Today’s global financial crisis is very much reminiscent of the 1997 Asian Financial Crisis . With the exports and labor-intensive industries being hit harder than Banda Aceh was with the tsunami that swept through its coasts, women were the most adversely affected. This was because of the strong gender composition of many of the most vulnerable industries today.
The International Labor Organization’s technical note entitled Asia in the Global Economic Crisis: Impacts and Responses from a Gender Perspective  zeroes in on the seven industry groups considered to have been the most adversely affected by the crisis: textiles, garments, footwear & leather products, electronics, car manufacturing and auto-parts, hotels and restaurants, and construction. According to the technical note, women laborers greatly outnumber men in many of the industries cited above, particularly those in the textiles, garments, footwear & leather products, and hotels and restaurants industries.
Many of these women workers, especially in countries like Thailand, the Philippines, and Vietnam, however, are engaged in unskilled or semi-skilled work. This means that if the workplace were a pyramid, women occupy the lower part, making them the first ones the company will bid a fond farewell to, now that laying-off season has arrived. This occurrence is greatly manifested in the fact that women make up majority of the “buffer workforce”—the casuals, contractuals, and the homeworkers—who are taken in when there’s a boom in the economy and more workers are needed to meet the production quotas; and who are easily expelled when an economic bust is lurking in the corner.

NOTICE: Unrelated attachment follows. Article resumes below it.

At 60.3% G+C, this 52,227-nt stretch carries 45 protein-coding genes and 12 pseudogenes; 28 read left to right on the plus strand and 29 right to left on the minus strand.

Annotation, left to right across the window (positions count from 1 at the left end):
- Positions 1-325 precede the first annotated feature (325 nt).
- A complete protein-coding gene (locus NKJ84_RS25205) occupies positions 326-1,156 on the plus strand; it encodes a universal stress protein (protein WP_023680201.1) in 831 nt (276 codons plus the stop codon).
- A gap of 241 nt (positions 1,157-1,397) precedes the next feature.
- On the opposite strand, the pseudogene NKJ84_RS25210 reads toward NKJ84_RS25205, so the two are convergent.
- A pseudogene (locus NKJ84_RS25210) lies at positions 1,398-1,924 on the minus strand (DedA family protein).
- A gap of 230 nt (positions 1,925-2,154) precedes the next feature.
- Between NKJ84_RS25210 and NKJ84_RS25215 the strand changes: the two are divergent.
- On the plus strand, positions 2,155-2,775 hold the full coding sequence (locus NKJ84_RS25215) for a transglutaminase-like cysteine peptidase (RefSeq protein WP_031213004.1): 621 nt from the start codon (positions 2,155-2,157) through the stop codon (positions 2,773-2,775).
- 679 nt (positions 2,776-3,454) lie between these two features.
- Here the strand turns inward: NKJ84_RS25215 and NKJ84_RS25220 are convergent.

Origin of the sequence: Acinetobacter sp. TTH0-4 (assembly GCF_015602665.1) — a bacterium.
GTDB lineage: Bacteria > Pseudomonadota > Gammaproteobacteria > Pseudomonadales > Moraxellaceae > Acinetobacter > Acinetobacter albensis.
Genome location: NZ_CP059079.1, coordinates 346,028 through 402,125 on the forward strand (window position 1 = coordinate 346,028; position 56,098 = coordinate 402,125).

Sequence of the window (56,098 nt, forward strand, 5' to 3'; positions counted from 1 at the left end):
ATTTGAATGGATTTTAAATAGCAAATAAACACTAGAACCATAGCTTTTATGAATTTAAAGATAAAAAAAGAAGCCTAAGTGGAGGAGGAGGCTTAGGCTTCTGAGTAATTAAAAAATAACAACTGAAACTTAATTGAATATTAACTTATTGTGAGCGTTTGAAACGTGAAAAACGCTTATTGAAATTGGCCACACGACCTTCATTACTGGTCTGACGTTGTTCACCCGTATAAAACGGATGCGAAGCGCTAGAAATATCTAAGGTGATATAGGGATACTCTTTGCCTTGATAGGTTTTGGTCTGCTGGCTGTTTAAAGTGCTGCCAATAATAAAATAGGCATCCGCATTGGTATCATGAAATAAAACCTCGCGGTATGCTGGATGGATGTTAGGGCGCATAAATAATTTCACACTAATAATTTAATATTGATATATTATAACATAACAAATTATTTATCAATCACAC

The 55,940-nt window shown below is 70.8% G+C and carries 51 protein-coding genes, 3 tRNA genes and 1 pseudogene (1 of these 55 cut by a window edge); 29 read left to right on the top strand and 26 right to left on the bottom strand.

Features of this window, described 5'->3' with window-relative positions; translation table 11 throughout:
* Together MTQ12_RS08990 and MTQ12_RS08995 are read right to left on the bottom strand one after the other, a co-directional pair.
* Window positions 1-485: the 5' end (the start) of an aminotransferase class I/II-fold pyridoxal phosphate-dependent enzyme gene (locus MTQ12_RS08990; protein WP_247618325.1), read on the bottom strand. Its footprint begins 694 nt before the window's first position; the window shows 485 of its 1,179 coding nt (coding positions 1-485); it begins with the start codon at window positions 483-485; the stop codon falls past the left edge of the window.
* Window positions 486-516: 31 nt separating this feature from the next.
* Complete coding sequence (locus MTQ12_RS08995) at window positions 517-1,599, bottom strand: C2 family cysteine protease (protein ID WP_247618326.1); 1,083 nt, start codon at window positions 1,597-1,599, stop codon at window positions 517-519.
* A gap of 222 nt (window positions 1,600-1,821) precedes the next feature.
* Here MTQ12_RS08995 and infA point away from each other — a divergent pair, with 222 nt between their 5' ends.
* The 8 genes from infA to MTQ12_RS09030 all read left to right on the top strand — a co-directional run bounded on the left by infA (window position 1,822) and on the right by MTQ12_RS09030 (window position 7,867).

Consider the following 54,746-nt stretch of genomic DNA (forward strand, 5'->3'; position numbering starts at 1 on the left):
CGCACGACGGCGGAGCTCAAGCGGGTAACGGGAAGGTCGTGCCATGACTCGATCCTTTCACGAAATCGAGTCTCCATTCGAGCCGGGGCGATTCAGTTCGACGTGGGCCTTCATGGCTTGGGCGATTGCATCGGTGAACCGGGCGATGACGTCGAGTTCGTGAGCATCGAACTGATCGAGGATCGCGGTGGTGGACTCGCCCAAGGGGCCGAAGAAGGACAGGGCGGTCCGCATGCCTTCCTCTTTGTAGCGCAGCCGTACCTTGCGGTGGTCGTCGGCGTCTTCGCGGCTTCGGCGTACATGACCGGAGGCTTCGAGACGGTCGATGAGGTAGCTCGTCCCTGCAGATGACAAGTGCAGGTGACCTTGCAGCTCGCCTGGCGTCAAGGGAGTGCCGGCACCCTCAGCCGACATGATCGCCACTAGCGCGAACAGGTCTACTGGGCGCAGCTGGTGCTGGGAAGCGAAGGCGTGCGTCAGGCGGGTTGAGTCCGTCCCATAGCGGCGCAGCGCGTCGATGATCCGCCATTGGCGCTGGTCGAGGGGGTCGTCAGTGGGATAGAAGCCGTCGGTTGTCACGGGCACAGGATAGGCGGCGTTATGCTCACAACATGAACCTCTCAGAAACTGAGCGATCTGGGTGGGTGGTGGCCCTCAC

The jobs that many of these women dip their hands into as mobile workers not only generate extremely low incomes (which translates to low or no savings), but also expose them to bad working conditions which threaten their health and productivity. Since many of these women are forced to take up two or three jobs at once owing to the low income levels they have to put up with, their relationships with their spouses and children are often strained.
Women today face higher expectations—to play the role of mothers, wives, income-earners, and home makers all at once. Several households today rely on more than one breadwinner just to make ends meet. This means that today, the traditional view of men as the sole breadwinners and women as care takers no longer hold any water.
There is a pressing need for the government to invest in educating and empowering women especially at the grassroots level, in order to end the vicious cycle of poverty that many of the women in developing countries are forced to hand down from generation to generation. Unless the governments of various developing countries will consider looking at the financial crisis from a gender perspective, the solutions that many of their economic councils are whipping up may not necessarily be enough.